As the PnF chart thinks we are still in the bull market with a target of 2040. Do we believe it? Come now. How many times have you heard us say that we are total agnostics? It is true that we have constantly used the PnF chart to update targets going back hundreds of points. But don’t all good things end? Well, all things end. All things end in change and suffering. Uh-oh there we go dipping into Bhuddist philosophy again. Stop us before we philosophize again. Of course there are those who believe the market is a machine for masochists. It has certainly put the thumbscrews to us at times in the past. Nonetheless…
Every once in a while Marketwatch publishes –interspersed with unbelievable amounts of trash – an interesting article. Shortly they interviewed John Templeton and Laszlo Birinyi on the state of the market –or states of the market. Each identified four states of the market: Templeton: Pessimism, Skepticism, Optimisim, and Euphoria; Birinyi: Reluctance, Digestion, Acceptance, and Exuberance. Birinyi believes that we are moving into the fourth state. Obviously these start at the bottom of a bear market.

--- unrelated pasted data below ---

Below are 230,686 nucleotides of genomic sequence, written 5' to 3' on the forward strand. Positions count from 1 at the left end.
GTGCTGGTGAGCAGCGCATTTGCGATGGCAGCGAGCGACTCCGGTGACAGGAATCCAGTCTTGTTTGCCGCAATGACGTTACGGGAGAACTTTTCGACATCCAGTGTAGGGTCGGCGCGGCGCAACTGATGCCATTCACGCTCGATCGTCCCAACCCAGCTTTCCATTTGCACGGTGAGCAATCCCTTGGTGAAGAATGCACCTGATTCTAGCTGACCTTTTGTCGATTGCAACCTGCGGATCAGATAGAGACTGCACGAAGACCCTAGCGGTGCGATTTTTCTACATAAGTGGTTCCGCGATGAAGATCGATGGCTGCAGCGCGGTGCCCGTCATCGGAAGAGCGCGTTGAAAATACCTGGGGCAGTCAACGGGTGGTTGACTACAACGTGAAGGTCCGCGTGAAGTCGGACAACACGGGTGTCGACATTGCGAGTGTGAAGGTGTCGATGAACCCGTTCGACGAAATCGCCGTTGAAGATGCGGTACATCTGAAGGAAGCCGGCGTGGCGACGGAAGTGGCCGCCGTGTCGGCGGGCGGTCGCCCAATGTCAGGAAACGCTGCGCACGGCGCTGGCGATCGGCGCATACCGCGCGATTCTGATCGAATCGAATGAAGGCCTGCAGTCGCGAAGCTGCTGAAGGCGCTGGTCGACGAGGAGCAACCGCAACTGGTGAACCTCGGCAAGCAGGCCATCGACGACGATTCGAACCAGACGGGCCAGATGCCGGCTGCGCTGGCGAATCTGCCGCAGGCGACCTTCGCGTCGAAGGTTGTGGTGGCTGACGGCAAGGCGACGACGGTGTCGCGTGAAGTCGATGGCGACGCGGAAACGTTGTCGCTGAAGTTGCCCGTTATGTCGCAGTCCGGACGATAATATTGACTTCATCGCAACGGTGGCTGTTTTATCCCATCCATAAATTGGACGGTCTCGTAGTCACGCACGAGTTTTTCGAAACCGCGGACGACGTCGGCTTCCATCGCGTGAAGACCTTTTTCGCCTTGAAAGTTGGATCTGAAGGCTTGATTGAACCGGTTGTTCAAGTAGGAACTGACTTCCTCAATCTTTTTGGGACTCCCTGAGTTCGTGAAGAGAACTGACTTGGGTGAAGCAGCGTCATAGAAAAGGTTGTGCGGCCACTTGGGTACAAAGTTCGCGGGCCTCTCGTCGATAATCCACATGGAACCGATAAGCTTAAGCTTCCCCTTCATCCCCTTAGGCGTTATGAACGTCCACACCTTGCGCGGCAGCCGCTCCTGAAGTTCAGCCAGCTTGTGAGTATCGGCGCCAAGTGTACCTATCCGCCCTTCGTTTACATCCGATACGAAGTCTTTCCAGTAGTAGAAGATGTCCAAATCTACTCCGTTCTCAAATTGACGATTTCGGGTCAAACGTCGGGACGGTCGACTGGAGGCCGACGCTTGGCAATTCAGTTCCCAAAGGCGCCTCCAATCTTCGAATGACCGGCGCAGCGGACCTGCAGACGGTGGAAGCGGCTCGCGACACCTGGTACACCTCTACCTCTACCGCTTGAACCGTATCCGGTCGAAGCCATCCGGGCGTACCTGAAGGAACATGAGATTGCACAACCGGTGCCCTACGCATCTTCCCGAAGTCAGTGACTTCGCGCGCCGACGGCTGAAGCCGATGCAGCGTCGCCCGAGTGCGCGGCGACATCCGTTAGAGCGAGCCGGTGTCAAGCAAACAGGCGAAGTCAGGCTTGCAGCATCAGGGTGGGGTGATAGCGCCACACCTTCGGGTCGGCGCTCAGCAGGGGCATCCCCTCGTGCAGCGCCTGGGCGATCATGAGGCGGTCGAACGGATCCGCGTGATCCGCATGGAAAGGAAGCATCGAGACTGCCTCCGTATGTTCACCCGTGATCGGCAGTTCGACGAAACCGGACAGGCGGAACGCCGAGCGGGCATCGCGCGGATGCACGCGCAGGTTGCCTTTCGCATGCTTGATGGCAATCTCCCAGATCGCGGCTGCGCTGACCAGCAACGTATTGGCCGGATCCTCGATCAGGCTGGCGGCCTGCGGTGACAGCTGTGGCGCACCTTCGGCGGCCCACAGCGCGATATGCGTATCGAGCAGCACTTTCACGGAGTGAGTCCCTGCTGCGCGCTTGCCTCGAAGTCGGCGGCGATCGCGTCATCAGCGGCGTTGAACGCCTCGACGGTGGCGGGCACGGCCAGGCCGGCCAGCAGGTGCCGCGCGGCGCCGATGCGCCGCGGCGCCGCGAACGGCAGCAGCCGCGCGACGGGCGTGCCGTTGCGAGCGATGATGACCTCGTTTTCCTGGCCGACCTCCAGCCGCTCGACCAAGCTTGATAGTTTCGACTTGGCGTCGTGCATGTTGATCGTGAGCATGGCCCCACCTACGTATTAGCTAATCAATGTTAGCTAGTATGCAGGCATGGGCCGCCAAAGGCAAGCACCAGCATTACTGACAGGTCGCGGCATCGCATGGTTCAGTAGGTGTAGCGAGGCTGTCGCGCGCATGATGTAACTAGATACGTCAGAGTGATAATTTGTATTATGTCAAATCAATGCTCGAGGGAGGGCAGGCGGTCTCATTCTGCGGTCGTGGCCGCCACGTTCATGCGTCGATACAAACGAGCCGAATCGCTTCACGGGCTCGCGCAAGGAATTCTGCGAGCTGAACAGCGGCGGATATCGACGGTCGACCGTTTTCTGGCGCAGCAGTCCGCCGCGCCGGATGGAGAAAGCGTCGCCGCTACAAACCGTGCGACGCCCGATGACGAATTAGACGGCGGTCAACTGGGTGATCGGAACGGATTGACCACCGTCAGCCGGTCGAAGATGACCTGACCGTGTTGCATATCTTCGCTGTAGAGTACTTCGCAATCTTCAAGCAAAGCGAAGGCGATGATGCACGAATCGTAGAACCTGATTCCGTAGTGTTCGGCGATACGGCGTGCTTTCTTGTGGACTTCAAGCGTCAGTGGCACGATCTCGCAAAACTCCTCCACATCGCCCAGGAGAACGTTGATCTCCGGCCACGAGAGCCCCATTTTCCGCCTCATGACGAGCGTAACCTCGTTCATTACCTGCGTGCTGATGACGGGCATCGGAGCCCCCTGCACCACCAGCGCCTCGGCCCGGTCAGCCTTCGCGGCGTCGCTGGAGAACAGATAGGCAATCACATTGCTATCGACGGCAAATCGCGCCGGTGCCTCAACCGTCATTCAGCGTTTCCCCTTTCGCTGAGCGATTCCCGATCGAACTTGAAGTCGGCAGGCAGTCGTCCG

He must not be watching the chart. Prices floating upwards with quiescent volume. Around 50 (+) days without a price change day greater than 1%.
This exercise has about as much relevance as working on the question of how many analysts can dance on the edge of an exacto knife. The chart tells you all you need to know, and it says Stay long.
Our tentative states are 1. Pain, Disillusionment 2. Healing Temptation 3. Tentative Reengagment 4. Trust 5. Active participation 6. Enthusiasm. If anything we think we are in state 3.
But perhaps in the present case we have a Mark Twain’s cat market. He noted that once his cat sat on a hot stove and after that would sit on no stove at all. This as far as the general public is concerned. Lately rumor has it that the public is reengaging with the market (get the nets!) and this boogie man is being used to signal (contrary indicator) exit for pros.
We took out our detective kit and looked around for the public and couldn’t find them. Low range price changes and low level volume doesn’t look like the public we know and love. Here is a chart showing a moving average of volume. You will note that the moving average line is declining.
Now where did that damn cat get off to?